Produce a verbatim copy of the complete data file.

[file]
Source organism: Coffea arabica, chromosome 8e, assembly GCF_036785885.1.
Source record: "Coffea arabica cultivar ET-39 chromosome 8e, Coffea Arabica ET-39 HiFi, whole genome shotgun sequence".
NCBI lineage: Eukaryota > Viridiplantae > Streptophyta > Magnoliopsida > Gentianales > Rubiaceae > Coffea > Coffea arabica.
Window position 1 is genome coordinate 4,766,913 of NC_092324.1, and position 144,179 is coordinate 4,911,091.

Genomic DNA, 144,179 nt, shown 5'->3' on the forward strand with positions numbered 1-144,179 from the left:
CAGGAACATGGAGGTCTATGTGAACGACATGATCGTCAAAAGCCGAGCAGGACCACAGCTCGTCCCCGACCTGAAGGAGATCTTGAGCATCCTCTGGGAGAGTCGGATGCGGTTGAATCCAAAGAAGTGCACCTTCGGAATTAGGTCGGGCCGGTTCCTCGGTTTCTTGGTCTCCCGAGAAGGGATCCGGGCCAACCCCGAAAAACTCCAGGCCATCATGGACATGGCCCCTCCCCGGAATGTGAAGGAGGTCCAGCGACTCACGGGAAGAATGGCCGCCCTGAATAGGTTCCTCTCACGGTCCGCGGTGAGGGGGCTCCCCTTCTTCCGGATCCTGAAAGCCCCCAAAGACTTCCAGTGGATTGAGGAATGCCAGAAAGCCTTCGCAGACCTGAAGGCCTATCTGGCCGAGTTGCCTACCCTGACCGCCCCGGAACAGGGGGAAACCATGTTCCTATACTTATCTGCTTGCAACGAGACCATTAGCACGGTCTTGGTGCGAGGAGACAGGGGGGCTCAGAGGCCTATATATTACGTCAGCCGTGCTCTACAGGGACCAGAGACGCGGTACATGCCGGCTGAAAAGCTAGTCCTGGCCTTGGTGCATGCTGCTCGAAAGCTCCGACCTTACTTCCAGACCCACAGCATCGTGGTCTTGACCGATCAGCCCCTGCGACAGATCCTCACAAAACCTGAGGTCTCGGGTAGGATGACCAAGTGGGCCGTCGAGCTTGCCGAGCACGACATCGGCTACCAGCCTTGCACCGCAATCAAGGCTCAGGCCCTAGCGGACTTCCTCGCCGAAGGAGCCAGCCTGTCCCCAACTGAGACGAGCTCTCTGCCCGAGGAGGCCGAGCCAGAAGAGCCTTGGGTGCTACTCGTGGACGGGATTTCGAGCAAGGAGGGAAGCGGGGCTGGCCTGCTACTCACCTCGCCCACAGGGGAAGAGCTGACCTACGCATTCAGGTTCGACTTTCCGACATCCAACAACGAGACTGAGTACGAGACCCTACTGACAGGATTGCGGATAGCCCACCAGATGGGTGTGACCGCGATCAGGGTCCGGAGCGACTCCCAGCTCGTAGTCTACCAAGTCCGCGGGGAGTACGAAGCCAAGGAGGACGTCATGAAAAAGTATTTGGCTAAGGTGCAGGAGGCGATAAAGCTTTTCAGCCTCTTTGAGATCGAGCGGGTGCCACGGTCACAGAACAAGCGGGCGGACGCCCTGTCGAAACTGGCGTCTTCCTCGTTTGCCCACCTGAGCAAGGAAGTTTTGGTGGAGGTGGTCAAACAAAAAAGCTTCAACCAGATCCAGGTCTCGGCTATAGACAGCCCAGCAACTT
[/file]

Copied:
Source organism: Coffea arabica, chromosome 8e, assembly GCF_036785885.1.
Source record: "Coffea arabica cultivar ET-39 chromosome 8e, Coffea Arabica ET-39 HiFi, whole genome shotgun sequence".
NCBI lineage: Eukaryota > Viridiplantae > Streptophyta > Magnoliopsida > Gentianales > Rubiaceae > Coffea > Coffea arabica.
Window position 1 is genome coordinate 4,766,913 of NC_092324.1, and position 144,179 is coordinate 4,911,091.

Genomic DNA, 144,179 nt, shown 5'->3' on the forward strand with positions numbered 1-144,179 from the left:
CAGGAACATGGAGGTCTATGTGAACGACATGATCGTCAAAAGCCGAGCAGGACCACAGCTCGTCCCCGACCTGAAGGAGATCTTGAGCATCCTCTGGGAGAGTCGGATGCGGTTGAATCCAAAGAAGTGCACCTTCGGAATTAGGTCGGGCCGGTTCCTCGGTTTCTTGGTCTCCCGAGAAGGGATCCGGGCCAACCCCGAAAAACTCCAGGCCATCATGGACATGGCCCCTCCCCGGAATGTGAAGGAGGTCCAGCGACTCACGGGAAGAATGGCCGCCCTGAATAGGTTCCTCTCACGGTCCGCGGTGAGGGGGCTCCCCTTCTTCCGGATCCTGAAAGCCCCCAAAGACTTCCAGTGGATTGAGGAATGCCAGAAAGCCTTCGCAGACCTGAAGGCCTATCTGGCCGAGTTGCCTACCCTGACCGCCCCGGAACAGGGGGAAACCATGTTCCTATACTTATCTGCTTGCAACGAGACCATTAGCACGGTCTTGGTGCGAGGAGACAGGGGGGCTCAGAGGCCTATATATTACGTCAGCCGTGCTCTACAGGGACCAGAGACGCGGTACATGCCGGCTGAAAAGCTAGTCCTGGCCTTGGTGCATGCTGCTCGAAAGCTCCGACCTTACTTCCAGACCCACAGCATCGTGGTCTTGACCGATCAGCCCCTGCGACAGATCCTCACAAAACCTGAGGTCTCGGGTAGGATGACCAAGTGGGCCGTCGAGCTTGCCGAGCACGACATCGGCTACCAGCCTTGCACCGCAATCAAGGCTCAGGCCCTAGCGGACTTCCTCGCCGAAGGAGCCAGCCTGTCCCCAACTGAGACGAGCTCTCTGCCCGAGGAGGCCGAGCCAGAAGAGCCTTGGGTGCTACTCGTGGACGGGATTTCGAGCAAGGAGGGAAGCGGGGCTGGCCTGCTACTCACCTCGCCCACAGGGGAAGAGCTGACCTACGCATTCAGGTTCGACTTTCCGACATCCAACAACGAGACTGAGTACGAGACCCTACTGACAGGATTGCGGATAGCCCACCAGATGGGTGTGACCGCGATCAGGGTCCGGAGCGACTCCCAGCTCGTAGTCTACCAAGTCCGCGGGGAGTACGAAGCCAAGGAGGACGTCATGAAAAAGTATTTGGCTAAGGTGCAGGAGGCGATAAAGCTTTTCAGCCTCTTTGAGATCGAGCGGGTGCCACGGTCACAGAACAAGCGGGCGGACGCCCTGTCGAAACTGGCGTCTTCCTCGTTTGCCCACCTGAGCAAGGAAGTTTTGGTGGAGGTGGTCAAACAAAAAAGCTTCAACCAGATCCAGGTCTCGGCTATAGACAGCCCAGCAACTT